Friday, August 11, 2006

Dear Reds

When it's the bottom of the 15th and there are two on, you might not want to walk the batter so that you can pitch to the league leader in home runs instead. I'm just sayin'.

Mary Beth

Thursday, August 10, 2006


Other, normal young teenagers, should they discreetly pour large amounts of allowance into a 1-900 number, do so with a person named after some sort of dessert on the other end. Me? 1-900-NASA.

Porn for the young space dork, 1-900- NASA allowed the dialee to eavesdrop on Houston-astronaut chatter during space shuttle missions. Occasionally a commentator would break in to translate the flying acronyms.

Imagine the yo-yo of horror and delight I shot through upon moving to Cape Canaveral when I discovered that what I had been listening to was the live audio track of NASA TV mission coverage, which I could now experience all day, every day—for free.

Always one to glut on over-information, NTV (for nothing is officially attached to the American space program without first being sanitized as a rimshot of letters) burns forth in my apartment whenever I'm in the apartment and Americans are orbiting. The programming puts astronaut life in the harsh rocket glare of mundane reality, as there is a great deal of:

"Cryro stir."

"Copy, Houston."

"Set switch 41-B to position O-7."


I mean, that's some compelling reality television.

But occasionally, the orbiting spacecraft will pass out of radio contact, and Earth and space are forced into temporary silence. The screen flips to telemetry data and the intermittent overhead shot of quiet, darkened desks in Mission Control. I am always startled by the sudden silence, and often poke my head around the corner or glance up from the keyboard to make sure everything is zipping along at a normal 17,500 miles an hour up there.

I wonder what the astronauts do with these large, lovely blocks of nothingness. Their schedules are crammed wall-to-wall with cleanup duties, scientific experiments, and exercise, but I'd be surprised if they don't every now and then—at the crackling silence—tilt their heads and steal a glance at the stars above, the curve of the Earth below, pondering their lonely place in between.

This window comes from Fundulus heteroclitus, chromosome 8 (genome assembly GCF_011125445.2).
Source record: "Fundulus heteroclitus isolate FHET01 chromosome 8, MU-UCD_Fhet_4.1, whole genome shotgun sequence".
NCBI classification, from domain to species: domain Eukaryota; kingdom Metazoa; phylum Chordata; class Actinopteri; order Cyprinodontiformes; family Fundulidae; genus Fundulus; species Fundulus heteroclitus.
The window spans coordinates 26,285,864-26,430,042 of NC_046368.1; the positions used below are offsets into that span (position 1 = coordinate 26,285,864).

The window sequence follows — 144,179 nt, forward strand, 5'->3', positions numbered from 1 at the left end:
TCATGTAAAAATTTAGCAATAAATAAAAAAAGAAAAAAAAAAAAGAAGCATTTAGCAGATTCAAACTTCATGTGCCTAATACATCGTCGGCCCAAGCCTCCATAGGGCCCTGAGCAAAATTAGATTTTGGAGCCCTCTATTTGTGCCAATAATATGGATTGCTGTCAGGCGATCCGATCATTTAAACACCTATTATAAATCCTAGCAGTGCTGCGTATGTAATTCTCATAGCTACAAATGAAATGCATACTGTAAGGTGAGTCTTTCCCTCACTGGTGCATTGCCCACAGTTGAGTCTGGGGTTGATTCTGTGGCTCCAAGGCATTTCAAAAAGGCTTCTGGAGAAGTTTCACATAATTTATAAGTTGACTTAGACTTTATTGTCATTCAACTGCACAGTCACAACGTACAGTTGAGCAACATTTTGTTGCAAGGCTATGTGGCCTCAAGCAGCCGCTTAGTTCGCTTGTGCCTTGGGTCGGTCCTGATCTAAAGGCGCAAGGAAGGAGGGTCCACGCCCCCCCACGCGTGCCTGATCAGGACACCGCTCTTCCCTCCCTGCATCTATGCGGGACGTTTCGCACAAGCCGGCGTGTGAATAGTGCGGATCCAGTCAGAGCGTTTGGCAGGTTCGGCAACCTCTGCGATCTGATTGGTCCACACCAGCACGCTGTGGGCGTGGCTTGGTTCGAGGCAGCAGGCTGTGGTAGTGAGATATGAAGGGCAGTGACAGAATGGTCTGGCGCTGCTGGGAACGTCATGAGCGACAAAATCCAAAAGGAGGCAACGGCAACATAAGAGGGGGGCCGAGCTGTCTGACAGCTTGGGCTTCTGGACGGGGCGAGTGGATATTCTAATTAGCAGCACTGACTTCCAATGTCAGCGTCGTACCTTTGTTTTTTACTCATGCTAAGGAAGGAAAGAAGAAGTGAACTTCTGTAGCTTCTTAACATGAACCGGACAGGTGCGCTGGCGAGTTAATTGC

As for us, there are stop signs; there is computer reboot time. You be quiet today, Internet.

repacking all future carry-on baggage at:

Wednesday, August 09, 2006


I didn't write about it at the time, but Will The Newborn Nephew issued a prenatal scare in the second trimester. There were some indications that he might have a kidney problem. We wouldn't know for sure until after the birth.

Then he was born, and placed on his mother's chest as his father bent over him, both of them brimming with exhaustion and wonder, fingers gently brushing his small warm head.

"Hey..." his father said after a second. For his new son was peeing on him.

"I'm glad he let me know where I stand right off," Country The Brother In Law said.

Well, at least his kidneys work; this has happened at least two more times. It's Daddy! Open fire.

Will peed on me too, the first day we met, and then he spit up in my hair and pooped and peed some more. That's okay. Kidneys are harder to come by than a new tee shirt. Pee on, Will.

note to self: place new, clean diaper over Area while throwing the dirty one away at:

Tuesday, August 08, 2006

Ou est le bibliotech?

Get this, you guys, get this. Next month I could very well be using my passport for the very first time, in... France.